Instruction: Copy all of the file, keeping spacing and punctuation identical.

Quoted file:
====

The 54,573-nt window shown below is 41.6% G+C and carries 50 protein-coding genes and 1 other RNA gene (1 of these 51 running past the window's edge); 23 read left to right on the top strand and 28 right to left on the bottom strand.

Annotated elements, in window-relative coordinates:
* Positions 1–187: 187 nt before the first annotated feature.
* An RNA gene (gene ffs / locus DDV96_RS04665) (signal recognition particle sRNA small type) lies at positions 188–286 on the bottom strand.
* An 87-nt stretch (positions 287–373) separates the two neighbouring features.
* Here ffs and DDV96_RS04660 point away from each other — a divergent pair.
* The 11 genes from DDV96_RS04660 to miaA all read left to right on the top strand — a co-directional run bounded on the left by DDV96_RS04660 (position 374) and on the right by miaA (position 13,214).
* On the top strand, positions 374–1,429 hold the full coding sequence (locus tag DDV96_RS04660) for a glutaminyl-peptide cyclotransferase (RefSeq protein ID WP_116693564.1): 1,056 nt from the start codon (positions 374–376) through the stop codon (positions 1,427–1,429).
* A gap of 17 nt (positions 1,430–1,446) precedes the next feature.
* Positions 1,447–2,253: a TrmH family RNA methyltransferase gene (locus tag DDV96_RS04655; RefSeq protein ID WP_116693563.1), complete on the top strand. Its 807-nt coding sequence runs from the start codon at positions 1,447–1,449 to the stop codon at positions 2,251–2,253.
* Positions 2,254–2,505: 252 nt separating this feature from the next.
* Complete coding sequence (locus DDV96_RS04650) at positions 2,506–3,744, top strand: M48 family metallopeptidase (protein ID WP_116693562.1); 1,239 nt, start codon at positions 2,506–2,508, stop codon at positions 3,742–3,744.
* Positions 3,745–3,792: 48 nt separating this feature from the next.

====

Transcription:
The 54,573-nt window shown below is 41.6% G+C and carries 50 protein-coding genes and 1 other RNA gene (1 of these 51 running past the window's edge); 23 read left to right on the top strand and 28 right to left on the bottom strand.

Annotated elements, in window-relative coordinates:
* Positions 1–187: 187 nt before the first annotated feature.
* An RNA gene (gene ffs / locus DDV96_RS04665) (signal recognition particle sRNA small type) lies at positions 188–286 on the bottom strand.
* An 87-nt stretch (positions 287–373) separates the two neighbouring features.
* Here ffs and DDV96_RS04660 point away from each other — a divergent pair.
* The 11 genes from DDV96_RS04660 to miaA all read left to right on the top strand — a co-directional run bounded on the left by DDV96_RS04660 (position 374) and on the right by miaA (position 13,214).
* On the top strand, positions 374–1,429 hold the full coding sequence (locus tag DDV96_RS04660) for a glutaminyl-peptide cyclotransferase (RefSeq protein ID WP_116693564.1): 1,056 nt from the start codon (positions 374–376) through the stop codon (positions 1,427–1,429).
* A gap of 17 nt (positions 1,430–1,446) precedes the next feature.
* Positions 1,447–2,253: a TrmH family RNA methyltransferase gene (locus tag DDV96_RS04655; RefSeq protein ID WP_116693563.1), complete on the top strand. Its 807-nt coding sequence runs from the start codon at positions 1,447–1,449 to the stop codon at positions 2,251–2,253.
* Positions 2,254–2,505: 252 nt separating this feature from the next.
* Complete coding sequence (locus DDV96_RS04650) at positions 2,506–3,744, top strand: M48 family metallopeptidase (protein ID WP_116693562.1); 1,239 nt, start codon at positions 2,506–2,508, stop codon at positions 3,742–3,744.
* Positions 3,745–3,792: 48 nt separating this feature from the next.